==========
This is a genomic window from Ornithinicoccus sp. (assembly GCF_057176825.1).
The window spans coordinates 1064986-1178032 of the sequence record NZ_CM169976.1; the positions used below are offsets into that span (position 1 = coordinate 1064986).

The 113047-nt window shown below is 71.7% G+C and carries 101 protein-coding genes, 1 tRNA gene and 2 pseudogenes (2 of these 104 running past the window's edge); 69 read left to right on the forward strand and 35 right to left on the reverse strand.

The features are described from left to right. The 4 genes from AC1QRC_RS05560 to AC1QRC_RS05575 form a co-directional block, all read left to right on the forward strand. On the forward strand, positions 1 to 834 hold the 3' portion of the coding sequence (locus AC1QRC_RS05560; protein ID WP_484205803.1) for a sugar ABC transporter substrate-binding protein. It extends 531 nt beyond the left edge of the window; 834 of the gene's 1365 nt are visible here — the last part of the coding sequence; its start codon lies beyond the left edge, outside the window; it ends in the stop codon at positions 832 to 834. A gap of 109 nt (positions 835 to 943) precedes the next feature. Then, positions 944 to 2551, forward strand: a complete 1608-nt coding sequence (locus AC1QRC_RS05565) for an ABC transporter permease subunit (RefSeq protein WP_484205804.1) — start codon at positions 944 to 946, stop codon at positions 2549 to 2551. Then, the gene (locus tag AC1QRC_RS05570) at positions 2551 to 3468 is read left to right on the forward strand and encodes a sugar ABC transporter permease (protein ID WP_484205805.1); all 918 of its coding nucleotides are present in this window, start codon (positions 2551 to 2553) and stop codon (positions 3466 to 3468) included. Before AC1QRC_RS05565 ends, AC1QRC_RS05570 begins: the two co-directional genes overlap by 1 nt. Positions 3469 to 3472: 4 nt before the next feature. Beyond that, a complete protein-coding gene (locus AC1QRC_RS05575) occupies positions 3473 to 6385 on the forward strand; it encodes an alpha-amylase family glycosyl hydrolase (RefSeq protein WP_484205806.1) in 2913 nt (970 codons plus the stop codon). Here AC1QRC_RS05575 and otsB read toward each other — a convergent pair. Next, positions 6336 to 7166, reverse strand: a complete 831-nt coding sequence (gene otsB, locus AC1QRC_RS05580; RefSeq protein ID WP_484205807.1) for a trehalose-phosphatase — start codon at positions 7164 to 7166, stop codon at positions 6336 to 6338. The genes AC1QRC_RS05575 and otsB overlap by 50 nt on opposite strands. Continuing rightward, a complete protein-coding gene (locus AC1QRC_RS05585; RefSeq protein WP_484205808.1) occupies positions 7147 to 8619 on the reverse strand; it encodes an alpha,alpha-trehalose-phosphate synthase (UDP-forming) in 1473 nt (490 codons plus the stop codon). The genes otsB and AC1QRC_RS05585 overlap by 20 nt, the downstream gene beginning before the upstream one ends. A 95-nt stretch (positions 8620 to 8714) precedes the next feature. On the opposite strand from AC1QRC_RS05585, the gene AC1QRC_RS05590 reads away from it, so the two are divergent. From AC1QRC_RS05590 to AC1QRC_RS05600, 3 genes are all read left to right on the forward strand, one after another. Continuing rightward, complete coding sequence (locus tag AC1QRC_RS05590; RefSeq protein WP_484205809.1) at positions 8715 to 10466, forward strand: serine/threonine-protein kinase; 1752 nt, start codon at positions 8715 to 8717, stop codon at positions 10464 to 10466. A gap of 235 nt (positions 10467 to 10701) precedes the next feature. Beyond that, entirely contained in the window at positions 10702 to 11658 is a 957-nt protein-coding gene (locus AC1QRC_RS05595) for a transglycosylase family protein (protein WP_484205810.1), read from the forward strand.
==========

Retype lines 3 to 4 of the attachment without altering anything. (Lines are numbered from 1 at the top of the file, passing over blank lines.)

The 113047-nt window shown below is 71.7% G+C and carries 101 protein-coding genes, 1 tRNA gene and 2 pseudogenes (2 of these 104 running past the window's edge); 69 read left to right on the forward strand and 35 right to left on the reverse strand.

The features are described from left to right. The 4 genes from AC1QRC_RS05560 to AC1QRC_RS05575 form a co-directional block, all read left to right on the forward strand. On the forward strand, positions 1 to 834 hold the 3' portion of the coding sequence (locus AC1QRC_RS05560; protein ID WP_484205803.1) for a sugar ABC transporter substrate-binding protein. It extends 531 nt beyond the left edge of the window; 834 of the gene's 1365 nt are visible here — the last part of the coding sequence; its start codon lies beyond the left edge, outside the window; it ends in the stop codon at positions 832 to 834. A gap of 109 nt (positions 835 to 943) precedes the next feature. Then, positions 944 to 2551, forward strand: a complete 1608-nt coding sequence (locus AC1QRC_RS05565) for an ABC transporter permease subunit (RefSeq protein WP_484205804.1) — start codon at positions 944 to 946, stop codon at positions 2549 to 2551. Then, the gene (locus tag AC1QRC_RS05570) at positions 2551 to 3468 is read left to right on the forward strand and encodes a sugar ABC transporter permease (protein ID WP_484205805.1); all 918 of its coding nucleotides are present in this window, start codon (positions 2551 to 2553) and stop codon (positions 3466 to 3468) included. Before AC1QRC_RS05565 ends, AC1QRC_RS05570 begins: the two co-directional genes overlap by 1 nt. Positions 3469 to 3472: 4 nt before the next feature. Beyond that, a complete protein-coding gene (locus AC1QRC_RS05575) occupies positions 3473 to 6385 on the forward strand; it encodes an alpha-amylase family glycosyl hydrolase (RefSeq protein WP_484205806.1) in 2913 nt (970 codons plus the stop codon). Here AC1QRC_RS05575 and otsB read toward each other — a convergent pair. Next, positions 6336 to 7166, reverse strand: a complete 831-nt coding sequence (gene otsB, locus AC1QRC_RS05580; RefSeq protein ID WP_484205807.1) for a trehalose-phosphatase — start codon at positions 7164 to 7166, stop codon at positions 6336 to 6338. The genes AC1QRC_RS05575 and otsB overlap by 50 nt on opposite strands. Continuing rightward, a complete protein-coding gene (locus AC1QRC_RS05585; RefSeq protein WP_484205808.1) occupies positions 7147 to 8619 on the reverse strand; it encodes an alpha,alpha-trehalose-phosphate synthase (UDP-forming) in 1473 nt (490 codons plus the stop codon). The genes otsB and AC1QRC_RS05585 overlap by 20 nt, the downstream gene beginning before the upstream one ends. A 95-nt stretch (positions 8620 to 8714) precedes the next feature. On the opposite strand from AC1QRC_RS05585, the gene AC1QRC_RS05590 reads away from it, so the two are divergent. From AC1QRC_RS05590 to AC1QRC_RS05600, 3 genes are all read left to right on the forward strand, one after another. Continuing rightward, complete coding sequence (locus tag AC1QRC_RS05590; RefSeq protein WP_484205809.1) at positions 8715 to 10466, forward strand: serine/threonine-protein kinase; 1752 nt, start codon at positions 8715 to 8717, stop codon at positions 10464 to 10466. A gap of 235 nt (positions 10467 to 10701) precedes the next feature. Beyond that, entirely contained in the window at positions 10702 to 11658 is a 957-nt protein-coding gene (locus AC1QRC_RS05595) for a transglycosylase family protein (protein WP_484205810.1), read from the forward strand.